Diversity under Freedom: Reinhold Niebuhr and the Transatlantic Community
In the midst of U.S. exhortations that European nations increase their defense budgets to meet their NATO obligations, one observer wrote an article for a U.S. audience trying to explain why Europeans, mired in an economic recession, resisted these pressures. The prospect of such defense spending, he said, “threatens living standards to a greater degree than Americans can realize. The issue of guns or butter is a real one.” Facing such difficult trade-offs, it was no wonder that Europeans would resent such hectoring. The U.S. author was Reinhold Niebuhr, and the year was 1951.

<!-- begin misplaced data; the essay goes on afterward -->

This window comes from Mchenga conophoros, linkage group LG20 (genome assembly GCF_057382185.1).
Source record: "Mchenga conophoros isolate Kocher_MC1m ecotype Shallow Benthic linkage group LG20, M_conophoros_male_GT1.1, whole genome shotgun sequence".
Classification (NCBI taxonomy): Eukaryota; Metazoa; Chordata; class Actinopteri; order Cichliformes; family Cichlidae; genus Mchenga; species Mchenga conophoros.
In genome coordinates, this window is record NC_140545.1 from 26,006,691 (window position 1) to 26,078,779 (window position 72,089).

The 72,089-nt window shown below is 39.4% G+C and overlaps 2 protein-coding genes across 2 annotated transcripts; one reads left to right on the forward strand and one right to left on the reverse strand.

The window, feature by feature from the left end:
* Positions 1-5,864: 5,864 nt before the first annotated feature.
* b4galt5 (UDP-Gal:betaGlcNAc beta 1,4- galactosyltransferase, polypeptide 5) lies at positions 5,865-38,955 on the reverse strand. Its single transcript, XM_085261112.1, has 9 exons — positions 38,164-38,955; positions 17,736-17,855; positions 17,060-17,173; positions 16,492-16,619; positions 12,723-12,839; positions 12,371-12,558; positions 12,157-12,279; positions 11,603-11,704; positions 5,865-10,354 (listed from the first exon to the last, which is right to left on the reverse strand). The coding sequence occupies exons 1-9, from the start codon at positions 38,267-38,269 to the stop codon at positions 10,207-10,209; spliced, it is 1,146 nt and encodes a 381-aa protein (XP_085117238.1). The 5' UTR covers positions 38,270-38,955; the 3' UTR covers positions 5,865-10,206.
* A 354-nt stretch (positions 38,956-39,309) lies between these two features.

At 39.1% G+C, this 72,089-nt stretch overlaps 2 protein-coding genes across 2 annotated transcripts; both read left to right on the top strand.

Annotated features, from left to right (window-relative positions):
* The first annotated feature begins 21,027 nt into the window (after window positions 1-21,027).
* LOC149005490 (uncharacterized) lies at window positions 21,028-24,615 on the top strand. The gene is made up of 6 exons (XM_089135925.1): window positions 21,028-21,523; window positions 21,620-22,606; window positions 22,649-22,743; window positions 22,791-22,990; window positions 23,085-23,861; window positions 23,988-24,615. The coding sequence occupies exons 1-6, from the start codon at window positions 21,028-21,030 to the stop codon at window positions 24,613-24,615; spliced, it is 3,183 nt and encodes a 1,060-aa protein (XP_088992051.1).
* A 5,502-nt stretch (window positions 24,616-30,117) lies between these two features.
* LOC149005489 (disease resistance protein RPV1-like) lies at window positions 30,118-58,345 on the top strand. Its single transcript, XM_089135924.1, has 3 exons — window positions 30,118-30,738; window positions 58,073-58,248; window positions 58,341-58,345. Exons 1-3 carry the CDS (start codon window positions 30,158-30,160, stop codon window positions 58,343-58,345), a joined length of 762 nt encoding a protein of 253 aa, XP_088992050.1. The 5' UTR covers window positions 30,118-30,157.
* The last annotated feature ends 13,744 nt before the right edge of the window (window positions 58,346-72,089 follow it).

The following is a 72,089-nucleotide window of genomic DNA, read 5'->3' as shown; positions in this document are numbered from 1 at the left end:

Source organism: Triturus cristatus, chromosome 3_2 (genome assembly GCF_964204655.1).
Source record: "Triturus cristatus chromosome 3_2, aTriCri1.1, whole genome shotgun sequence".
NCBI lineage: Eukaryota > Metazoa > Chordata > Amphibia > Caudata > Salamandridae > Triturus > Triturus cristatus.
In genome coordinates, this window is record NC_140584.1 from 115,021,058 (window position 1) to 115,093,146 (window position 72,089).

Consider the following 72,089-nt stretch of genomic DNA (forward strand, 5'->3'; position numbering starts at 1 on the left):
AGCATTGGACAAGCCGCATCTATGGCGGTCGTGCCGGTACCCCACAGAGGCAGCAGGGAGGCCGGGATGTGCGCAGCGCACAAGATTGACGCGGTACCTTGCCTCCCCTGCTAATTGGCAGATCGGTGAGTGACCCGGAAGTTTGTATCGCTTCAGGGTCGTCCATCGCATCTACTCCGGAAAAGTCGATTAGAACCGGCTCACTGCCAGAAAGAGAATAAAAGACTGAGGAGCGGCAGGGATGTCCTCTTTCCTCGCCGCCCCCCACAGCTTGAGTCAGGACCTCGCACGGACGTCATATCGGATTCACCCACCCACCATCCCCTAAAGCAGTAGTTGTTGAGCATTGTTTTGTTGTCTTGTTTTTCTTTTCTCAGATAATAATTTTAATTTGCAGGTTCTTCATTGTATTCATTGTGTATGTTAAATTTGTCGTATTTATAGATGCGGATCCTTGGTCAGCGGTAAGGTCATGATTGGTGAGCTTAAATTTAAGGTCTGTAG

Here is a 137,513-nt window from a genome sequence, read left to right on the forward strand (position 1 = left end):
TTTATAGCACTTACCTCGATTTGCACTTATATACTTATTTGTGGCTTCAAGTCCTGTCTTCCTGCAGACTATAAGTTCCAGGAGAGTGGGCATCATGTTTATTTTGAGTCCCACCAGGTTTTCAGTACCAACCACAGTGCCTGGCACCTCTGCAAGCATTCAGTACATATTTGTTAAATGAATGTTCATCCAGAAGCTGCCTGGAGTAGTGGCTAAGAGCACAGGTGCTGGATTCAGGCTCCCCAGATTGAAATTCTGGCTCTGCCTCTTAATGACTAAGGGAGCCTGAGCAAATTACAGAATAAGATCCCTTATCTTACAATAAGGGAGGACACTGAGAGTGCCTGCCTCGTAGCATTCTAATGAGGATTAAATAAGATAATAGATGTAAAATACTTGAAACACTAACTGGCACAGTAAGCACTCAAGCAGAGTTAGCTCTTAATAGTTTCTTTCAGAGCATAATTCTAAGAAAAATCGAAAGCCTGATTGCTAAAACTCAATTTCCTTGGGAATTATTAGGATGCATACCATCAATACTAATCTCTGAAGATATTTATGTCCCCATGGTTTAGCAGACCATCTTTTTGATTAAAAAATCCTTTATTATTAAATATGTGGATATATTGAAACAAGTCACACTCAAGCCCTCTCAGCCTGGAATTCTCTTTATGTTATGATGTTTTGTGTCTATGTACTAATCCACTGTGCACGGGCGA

Niebuhr matters for transatlantic relations today for much more substantial reasons than just the comfort of historical perspective. That the transatlantic relationship has endured and evolved as it has testifies to the force of Niebuhr’s original vision. But as the United States and Europe are buffeted today by new challenges and an uncertain future, Niebuhr offers some insights that may help in restoring the transatlantic community to a firmer foundation. Looking at why Niebuhr believed so passionately in the “Atlantic community” (to use his oft-repeated phrase) reveals an enduring foundation for transatlantic relations — a foundation that remains fresh and relevant for the 21st century.